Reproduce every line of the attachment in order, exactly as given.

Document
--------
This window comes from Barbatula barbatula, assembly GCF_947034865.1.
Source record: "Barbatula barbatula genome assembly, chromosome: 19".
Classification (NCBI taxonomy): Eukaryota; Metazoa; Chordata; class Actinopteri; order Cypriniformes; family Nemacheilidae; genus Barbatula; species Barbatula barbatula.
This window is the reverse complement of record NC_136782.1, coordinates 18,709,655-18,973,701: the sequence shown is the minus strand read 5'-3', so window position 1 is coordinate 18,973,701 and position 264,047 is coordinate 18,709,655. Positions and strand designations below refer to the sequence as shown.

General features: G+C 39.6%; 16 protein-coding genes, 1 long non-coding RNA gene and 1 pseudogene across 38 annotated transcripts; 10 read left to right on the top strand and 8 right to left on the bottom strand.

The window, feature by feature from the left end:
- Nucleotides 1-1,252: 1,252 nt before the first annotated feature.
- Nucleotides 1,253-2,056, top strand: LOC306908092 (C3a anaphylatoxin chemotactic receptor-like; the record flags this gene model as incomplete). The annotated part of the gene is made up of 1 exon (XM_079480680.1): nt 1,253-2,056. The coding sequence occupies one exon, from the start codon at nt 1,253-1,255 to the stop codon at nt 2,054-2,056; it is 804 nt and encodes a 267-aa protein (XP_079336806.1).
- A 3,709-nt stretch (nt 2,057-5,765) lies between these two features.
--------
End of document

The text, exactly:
This window comes from Barbatula barbatula, assembly GCF_947034865.1.
Source record: "Barbatula barbatula genome assembly, chromosome: 19".
Classification (NCBI taxonomy): Eukaryota; Metazoa; Chordata; class Actinopteri; order Cypriniformes; family Nemacheilidae; genus Barbatula; species Barbatula barbatula.
This window is the reverse complement of record NC_136782.1, coordinates 18,709,655-18,973,701: the sequence shown is the minus strand read 5'-3', so window position 1 is coordinate 18,973,701 and position 264,047 is coordinate 18,709,655. Positions and strand designations below refer to the sequence as shown.

General features: G+C 39.6%; 16 protein-coding genes, 1 long non-coding RNA gene and 1 pseudogene across 38 annotated transcripts; 10 read left to right on the top strand and 8 right to left on the bottom strand.

The window, feature by feature from the left end:
- Nucleotides 1-1,252: 1,252 nt before the first annotated feature.
- Nucleotides 1,253-2,056, top strand: LOC306908092 (C3a anaphylatoxin chemotactic receptor-like; the record flags this gene model as incomplete). The annotated part of the gene is made up of 1 exon (XM_079480680.1): nt 1,253-2,056. The coding sequence occupies one exon, from the start codon at nt 1,253-1,255 to the stop codon at nt 2,054-2,056; it is 804 nt and encodes a 267-aa protein (XP_079336806.1).
- A 3,709-nt stretch (nt 2,057-5,765) lies between these two features.